Though your 5lb puppy may be an adorable ball of fluff, s/he will not always be that tiny. Habits that are adorable at 5lbs can be downright dangerous at 100lbs. Puppies are in the sponge-like time of there lives where every interaction is a learning experience in which they test and explore the world around them to find limits and guidelines on how to interact with the people, pets, and objects in it. Discouraging difficult behaviours from the start is ALWAYS easier than correcting them once they are fully formed habits. Here are a few training points to keep in mind with your new little ones!  

1. Mouthing. Puppies begin growing their adult teeth around 8-12 weeks, and are teething from that moment onward. As a responsible owner, you should begin teaching your puppy about acceptable chew toys immediately. Should your puppy begin chewing on an unacceptable object, like a shoe or television remote, take the object from them and replace it with one of their toys or bones, praising them when they chew on the appropriate item. The same goes for chewing on fingers, or mouthing on people. Replace your limb/appendage that is in the puppy's mouth with the appropriate substitute, then praise. If your puppy becomes playfully nippy, trying to start playtime with you the way s/he would with littermates, there are other options. One of the easiest ways if a toy is not available, is to make a high pitched squeak anytime the pet mouths you, and immediately disengage and walk away. This is similar to what the puppy's siblings would have done, teaching that they only get attention when play is gentle.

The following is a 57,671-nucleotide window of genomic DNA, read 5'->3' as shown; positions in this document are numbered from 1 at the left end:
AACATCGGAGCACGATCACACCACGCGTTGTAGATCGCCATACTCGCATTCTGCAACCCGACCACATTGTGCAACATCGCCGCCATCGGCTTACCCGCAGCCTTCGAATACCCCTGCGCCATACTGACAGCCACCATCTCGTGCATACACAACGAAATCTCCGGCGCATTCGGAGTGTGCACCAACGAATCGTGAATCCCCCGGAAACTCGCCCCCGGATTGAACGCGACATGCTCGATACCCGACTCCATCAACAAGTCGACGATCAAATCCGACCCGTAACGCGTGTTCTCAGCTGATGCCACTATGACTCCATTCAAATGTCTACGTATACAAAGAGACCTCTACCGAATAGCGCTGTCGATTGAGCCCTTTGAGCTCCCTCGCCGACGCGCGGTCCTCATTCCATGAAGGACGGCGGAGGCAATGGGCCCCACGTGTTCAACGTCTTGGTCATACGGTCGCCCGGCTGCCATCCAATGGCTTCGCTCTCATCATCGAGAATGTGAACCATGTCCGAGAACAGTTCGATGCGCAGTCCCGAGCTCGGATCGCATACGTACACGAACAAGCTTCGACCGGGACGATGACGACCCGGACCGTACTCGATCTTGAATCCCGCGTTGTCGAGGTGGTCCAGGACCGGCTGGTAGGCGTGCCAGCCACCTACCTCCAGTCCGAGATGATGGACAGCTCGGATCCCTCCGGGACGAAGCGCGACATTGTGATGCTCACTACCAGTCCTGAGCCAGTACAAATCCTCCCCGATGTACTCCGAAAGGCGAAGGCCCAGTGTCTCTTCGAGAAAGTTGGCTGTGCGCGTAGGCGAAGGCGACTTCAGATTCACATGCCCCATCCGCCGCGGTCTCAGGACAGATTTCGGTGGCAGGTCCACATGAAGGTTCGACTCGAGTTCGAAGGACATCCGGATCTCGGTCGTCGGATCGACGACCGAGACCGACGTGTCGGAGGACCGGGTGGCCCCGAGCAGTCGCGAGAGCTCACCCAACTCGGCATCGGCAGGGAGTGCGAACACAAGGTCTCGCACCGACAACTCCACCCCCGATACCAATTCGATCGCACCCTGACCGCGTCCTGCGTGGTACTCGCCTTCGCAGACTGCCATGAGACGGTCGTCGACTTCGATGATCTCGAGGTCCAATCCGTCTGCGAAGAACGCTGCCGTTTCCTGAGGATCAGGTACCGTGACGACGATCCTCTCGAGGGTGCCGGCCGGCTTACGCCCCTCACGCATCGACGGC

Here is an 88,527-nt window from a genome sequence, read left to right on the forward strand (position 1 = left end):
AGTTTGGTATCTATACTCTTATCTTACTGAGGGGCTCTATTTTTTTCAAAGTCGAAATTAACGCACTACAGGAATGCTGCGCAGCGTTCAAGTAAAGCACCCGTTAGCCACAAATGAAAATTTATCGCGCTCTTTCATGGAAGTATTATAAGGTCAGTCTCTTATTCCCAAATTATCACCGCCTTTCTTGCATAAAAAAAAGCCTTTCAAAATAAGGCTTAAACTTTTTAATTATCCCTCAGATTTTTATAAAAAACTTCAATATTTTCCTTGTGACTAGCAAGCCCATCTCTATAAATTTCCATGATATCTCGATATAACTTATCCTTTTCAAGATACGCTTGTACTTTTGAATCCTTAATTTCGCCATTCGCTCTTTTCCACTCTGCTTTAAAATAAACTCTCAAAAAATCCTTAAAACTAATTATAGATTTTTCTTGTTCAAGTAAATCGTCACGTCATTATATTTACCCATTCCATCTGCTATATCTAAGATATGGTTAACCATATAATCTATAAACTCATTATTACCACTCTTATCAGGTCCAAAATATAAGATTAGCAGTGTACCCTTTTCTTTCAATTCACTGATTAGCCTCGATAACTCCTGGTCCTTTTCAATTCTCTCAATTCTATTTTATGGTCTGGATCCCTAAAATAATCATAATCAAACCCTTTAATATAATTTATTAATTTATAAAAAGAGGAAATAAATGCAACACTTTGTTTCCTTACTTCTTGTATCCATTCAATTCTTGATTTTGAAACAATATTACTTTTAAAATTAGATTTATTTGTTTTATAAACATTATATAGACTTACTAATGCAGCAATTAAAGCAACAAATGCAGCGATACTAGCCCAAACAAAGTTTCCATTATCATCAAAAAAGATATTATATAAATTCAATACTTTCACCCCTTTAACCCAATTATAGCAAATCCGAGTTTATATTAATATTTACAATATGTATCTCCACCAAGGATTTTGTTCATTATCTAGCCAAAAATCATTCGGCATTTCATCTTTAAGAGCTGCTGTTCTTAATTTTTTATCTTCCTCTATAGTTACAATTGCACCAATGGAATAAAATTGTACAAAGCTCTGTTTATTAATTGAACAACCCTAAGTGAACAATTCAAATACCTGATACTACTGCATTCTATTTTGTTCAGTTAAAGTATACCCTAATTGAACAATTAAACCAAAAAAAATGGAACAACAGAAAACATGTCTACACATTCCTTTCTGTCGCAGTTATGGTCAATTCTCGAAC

2. Jumping. Most puppies jump because they want attention, and will do so in the direction you are facing. Stopping this can be as easy as turning your back until the behaviour stops, moving away as needed, and then praising or treating the puppy once all four feet are on the ground. There are other methods to try for more persistent offenders, but this is a simple way to start. Please also remember that anytime you pet or pick up your puppy while s/he is jumping, you are telling the puppy that this is a behaviour you want.  

3. Access to Spaces. While a puppy may not take up all that much space on the couch, a full-grown dog is a different story. If you plan to allow your companion on the furniture as an adult, it is a good idea to wait until potty training is completed. #savethecouches Allowing a pet on the couch as a puppy, and stopping, later on, can be problematic, and hard to curb.   

4. Treats. Pets do not need human food, and all their required nutrition is included in balanced pet food. Treats are a training tool, not a mandatory part of their diet. If you don't ever feed your pet from your plate, and let them taste human food, you will stop begging from starting.    

Consistency is the biggest thing with any sort of pet training. Flexible rules are difficult for puppies to grasp, so save yourself the trouble and keep the same rules all the time. Once you have a well trained, obedient dog, you can begin introducing the exceptions to the rules.